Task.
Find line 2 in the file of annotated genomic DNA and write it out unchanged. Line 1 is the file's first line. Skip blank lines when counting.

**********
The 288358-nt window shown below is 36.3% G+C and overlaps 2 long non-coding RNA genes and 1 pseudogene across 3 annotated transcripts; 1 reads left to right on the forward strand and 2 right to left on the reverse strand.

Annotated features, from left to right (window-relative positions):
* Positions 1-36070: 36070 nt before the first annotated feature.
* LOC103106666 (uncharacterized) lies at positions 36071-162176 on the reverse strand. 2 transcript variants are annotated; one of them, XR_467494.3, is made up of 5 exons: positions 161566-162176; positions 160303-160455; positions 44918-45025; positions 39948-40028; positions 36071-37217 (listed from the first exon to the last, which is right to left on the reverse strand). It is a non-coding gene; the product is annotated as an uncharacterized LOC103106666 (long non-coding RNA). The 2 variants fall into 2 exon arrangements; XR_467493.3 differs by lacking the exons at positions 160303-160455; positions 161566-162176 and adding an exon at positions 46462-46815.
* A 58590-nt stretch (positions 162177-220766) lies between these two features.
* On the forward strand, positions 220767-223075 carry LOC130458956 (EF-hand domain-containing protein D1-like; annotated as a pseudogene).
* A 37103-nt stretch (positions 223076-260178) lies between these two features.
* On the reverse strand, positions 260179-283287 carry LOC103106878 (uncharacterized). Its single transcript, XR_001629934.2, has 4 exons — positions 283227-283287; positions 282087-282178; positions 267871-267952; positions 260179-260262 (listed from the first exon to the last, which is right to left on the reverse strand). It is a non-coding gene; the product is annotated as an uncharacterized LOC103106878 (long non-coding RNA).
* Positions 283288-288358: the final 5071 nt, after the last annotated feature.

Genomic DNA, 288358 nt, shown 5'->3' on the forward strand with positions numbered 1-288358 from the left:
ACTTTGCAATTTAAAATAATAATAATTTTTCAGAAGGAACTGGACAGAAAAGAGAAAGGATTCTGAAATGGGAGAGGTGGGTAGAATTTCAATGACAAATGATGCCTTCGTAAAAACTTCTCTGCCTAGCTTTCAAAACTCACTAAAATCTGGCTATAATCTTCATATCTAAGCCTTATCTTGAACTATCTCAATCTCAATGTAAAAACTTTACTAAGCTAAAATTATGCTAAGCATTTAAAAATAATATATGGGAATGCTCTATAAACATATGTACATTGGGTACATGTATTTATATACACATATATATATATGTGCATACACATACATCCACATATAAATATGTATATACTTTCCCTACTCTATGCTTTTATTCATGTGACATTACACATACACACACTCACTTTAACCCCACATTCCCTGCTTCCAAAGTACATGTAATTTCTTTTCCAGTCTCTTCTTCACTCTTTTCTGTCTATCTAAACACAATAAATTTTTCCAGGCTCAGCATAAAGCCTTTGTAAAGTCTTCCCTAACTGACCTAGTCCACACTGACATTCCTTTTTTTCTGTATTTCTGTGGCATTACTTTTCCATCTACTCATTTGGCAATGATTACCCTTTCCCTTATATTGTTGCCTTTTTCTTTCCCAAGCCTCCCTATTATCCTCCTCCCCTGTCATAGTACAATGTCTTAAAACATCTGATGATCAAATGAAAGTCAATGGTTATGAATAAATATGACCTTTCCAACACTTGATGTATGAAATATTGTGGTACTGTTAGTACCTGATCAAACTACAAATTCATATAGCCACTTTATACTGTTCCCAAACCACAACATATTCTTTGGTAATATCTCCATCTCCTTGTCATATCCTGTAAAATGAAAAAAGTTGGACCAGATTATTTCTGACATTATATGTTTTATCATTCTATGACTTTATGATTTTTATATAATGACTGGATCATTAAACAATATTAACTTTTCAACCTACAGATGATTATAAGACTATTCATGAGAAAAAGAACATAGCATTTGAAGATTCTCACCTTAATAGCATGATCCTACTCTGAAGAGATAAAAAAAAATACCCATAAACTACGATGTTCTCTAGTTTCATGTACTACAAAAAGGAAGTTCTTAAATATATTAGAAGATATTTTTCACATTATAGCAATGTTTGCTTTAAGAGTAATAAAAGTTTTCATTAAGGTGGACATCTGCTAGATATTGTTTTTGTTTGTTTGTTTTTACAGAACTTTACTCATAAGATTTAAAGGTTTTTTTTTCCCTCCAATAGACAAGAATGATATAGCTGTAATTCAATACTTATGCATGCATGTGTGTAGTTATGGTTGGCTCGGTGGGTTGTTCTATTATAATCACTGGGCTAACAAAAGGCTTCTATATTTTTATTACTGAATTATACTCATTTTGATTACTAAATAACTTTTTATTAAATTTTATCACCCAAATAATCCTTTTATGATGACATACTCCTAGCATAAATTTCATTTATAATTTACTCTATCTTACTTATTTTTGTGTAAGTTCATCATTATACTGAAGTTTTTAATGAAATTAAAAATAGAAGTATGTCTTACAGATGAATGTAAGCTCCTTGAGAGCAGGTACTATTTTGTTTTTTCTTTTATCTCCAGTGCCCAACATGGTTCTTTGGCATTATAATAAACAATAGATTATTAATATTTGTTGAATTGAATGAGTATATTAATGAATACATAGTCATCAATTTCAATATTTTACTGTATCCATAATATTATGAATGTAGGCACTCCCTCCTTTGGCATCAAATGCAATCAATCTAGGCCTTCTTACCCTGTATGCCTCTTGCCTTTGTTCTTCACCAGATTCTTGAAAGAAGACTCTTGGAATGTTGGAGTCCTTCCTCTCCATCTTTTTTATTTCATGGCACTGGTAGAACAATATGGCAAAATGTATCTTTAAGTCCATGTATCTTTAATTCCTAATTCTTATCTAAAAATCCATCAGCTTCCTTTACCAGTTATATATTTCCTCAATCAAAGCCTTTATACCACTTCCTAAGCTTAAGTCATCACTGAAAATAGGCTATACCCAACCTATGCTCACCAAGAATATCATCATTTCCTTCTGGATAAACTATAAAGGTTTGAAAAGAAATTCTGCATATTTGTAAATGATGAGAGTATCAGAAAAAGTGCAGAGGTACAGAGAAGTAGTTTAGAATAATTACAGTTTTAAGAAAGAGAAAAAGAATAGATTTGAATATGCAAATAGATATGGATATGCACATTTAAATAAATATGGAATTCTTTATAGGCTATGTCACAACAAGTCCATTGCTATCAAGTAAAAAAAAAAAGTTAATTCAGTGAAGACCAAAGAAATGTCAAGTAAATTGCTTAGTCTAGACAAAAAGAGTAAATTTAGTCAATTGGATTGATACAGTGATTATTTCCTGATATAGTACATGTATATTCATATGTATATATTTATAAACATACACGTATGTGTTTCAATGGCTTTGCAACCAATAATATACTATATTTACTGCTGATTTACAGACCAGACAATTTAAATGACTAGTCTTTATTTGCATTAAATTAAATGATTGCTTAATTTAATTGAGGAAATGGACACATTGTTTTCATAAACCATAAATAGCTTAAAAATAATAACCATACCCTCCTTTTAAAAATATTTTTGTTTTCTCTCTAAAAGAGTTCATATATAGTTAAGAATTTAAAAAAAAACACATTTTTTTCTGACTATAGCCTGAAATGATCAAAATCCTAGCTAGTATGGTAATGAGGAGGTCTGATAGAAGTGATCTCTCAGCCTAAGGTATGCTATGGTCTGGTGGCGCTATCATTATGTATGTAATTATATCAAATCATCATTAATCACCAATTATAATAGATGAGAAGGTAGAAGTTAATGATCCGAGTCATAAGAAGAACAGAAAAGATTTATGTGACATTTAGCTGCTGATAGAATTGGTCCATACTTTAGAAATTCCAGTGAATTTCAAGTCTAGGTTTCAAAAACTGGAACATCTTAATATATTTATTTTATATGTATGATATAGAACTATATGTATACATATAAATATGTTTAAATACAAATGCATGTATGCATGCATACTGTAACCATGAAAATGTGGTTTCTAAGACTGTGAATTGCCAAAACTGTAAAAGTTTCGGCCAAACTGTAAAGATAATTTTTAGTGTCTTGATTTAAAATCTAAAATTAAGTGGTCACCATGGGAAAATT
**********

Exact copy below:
Annotated features, from left to right (window-relative positions):